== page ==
Should conventional floor standing gas boilers be serviced each year?

Should conventional floor standing gas boilers with outside flue be serviced each year? They seem to come each year and just hoover the inside and clean it, check things over etc, never anything wrong with it. Is this necessary? Or is it just a long check list of tick boxes to make it a look like they are doing a lot. Bit like these 112 point car checks etc
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On Tue, 27 Jan 2004 21:25:41 +0000, Alan Butler <Alan Butler> wrote:

To some extent it depends on who *they* is.
If it's BG, then you could almost certainly get the same level of attention elsewhere at rather less cost.
A good benchmark is to check the manufacturer's recommendation for servicing. They may recommend annual cleaning. There is a school of thought that says that if it isn't broken, don't fix it. There is no point in dismantling things for the sake of it, because especially components with seals and gaskets are likely toi require new ones with no good reason to have removed the part in the first place.
With an older boiler, especially a conventional flue, it is prudent to at least have a combustion gas analysis test done. However, BG have gained a reputation for doing this only and not doing a complete "service" - hence customers feel cheated. Justifiably so because a flue gas analyser can be bought for around 200. You could buy one of those and pay for it in a couple of years.
Really the manufacturer should have an official service schedule and whoever services should follow that.
.andy
To email, substitute .nospam with .gl
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<Alan Butler> wrote in message

Yes, do it. I once failed to arrange an service, which meant the period between services was actually 24 months. The build up of carbon was such that the gas usage was very high, and flames were getting close to parts they shouldnt. When the corgi opened it up, i was stunned at the build up. i hate to think what a further 12 months could have produced.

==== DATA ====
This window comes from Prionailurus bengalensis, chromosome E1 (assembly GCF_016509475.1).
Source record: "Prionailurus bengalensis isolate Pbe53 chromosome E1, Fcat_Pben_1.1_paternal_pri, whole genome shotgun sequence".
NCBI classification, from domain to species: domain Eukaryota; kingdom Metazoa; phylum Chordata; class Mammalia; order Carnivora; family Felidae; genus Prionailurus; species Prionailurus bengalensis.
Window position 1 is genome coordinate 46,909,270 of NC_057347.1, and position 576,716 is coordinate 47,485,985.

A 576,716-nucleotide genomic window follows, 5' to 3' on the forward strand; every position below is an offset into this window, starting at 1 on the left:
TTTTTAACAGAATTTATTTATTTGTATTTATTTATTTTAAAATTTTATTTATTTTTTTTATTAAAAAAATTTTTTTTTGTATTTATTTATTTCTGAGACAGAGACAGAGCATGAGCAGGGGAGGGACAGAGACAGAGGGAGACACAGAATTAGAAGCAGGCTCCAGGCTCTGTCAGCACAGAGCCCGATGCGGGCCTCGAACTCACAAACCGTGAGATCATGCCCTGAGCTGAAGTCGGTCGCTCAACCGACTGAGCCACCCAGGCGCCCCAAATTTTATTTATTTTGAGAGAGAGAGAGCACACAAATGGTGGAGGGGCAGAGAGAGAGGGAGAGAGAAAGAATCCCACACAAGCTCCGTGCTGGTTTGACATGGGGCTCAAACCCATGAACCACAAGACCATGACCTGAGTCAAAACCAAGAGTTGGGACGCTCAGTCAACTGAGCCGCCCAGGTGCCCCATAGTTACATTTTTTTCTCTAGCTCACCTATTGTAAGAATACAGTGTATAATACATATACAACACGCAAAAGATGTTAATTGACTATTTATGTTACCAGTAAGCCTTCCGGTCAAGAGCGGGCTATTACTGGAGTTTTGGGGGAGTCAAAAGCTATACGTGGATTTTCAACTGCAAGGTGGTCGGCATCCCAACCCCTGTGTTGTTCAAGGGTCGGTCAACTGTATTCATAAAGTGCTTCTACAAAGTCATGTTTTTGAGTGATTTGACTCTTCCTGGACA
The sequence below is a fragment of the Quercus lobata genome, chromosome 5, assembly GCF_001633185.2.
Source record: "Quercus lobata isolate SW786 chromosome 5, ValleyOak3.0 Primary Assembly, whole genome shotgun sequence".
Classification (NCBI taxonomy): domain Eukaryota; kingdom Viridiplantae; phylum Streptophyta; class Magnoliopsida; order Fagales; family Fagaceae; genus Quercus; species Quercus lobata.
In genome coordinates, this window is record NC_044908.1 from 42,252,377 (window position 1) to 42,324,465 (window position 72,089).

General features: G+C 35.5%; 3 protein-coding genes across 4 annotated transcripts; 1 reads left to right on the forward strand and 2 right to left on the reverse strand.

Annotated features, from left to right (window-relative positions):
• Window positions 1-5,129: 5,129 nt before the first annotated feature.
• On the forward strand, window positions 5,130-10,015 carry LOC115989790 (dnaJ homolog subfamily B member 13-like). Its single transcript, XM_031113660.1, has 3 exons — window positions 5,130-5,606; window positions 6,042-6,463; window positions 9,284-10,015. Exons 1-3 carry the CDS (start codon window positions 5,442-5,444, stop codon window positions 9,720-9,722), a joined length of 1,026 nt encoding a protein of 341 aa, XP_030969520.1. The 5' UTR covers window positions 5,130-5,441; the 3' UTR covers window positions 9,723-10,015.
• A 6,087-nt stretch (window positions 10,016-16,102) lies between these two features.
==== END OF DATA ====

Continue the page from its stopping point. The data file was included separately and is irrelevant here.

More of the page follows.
ZD
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Zipadee Doodar wrote in message ...

correctly and you are not getting good efficiency from the system.
Bob
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On Tue, 27 Jan 2004 22:51:02 +0000, Bob Minchin wrote:

These sort of boilers are now becoming very much the exception. They really do need to be checked annually.
The use of the combustion analyser together with observation of the flame picture (see FAQ) is a START on the process of checking. I beleive BG only strip down the boiler and do a 'proper' service when the CO/CO2 ratio exceed 0.8%. I'd be looking to do this is it were 0.3% or more. [Even brand new boilers may have 0.1%]
Also to be checked are the following (which might be fairly trivial). General condition. Operation of controls. Thermostats get tired and overheat the boiler. Looking for leaks (water). Looking for spillage of flue gases at the draught diverter. Checking the gas valve drops out in under 60s from the pilot extiguishing. Checking that the dropped out gas valve actually cuts the gas 8-). The burner pressure, this can drift with age. ...and perhaps if things are not as they should be... inlet gas pressure. Determining the gas rate of the burner. Performing a flue flow test with smoke pellet.
The manufactuers may specifiy that the burner needs to be cleaned each year however in general the instructions for this sort of boiler have been long lost.
HTH
--
Ed Sirett - Property maintainer and registered gas fitter.
The FAQ for uk.diy is at www.diyfaq.org.uk
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In my experience, when they soot up, they do it quite suddenly. Something (e.g. dust which hasn't been cleaned out) gets somewhere where it causes part of the burner to burn badly and produce perhaps only a tiny amount of soot. Some of this will fall off and get sucked into the air intake making the situation worse. The soot being laid down starts reducing the draft, causing further incomplete burning and rapid sooting up. I've seen this happen withing a few days.
So basically I see it as a random instantaneous event, whose probablity of happening increases over time as dust builds up. I don't think you can meaningfully say "my boiler takes x years to soot up".
--
Andrew Gabriel

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Just to annoy IMM again, I checked my BE balanced flue boiler one year after it was installed, and it was like new. So I sort of forgot about it. Some *twelve* years later it sooted up without being touched in the interim, and as you said it went from normal to sooted up in a couple of days. A good clean, and it's been fine since.
I noticed the burning sound was different when it started to soot up, and the inspection window showed some yellow on the flames, so my 'service' consists of a regular visual and aural check.
--
*Honk if you love peace and quiet.

Dave Plowman snipped-for-privacy@argonet.co.uk London SW 12
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Was this on a conventional or balanced flue boiler? Sounds like it was drawing in pretty dirty air from somewhere - or was badly adjusted in the first place. Natural gas is pretty clean burning and shouldn't on its own cause any sooting up in only a year.
Stripping a boiler for *unnecessary* cleaning isn't IMHO a good idea. Threads etc can be stripped and bits lost.
--
*Never kick a cow pat on a hot day *

Dave Plowman snipped-for-privacy@argonet.co.uk London SW 12
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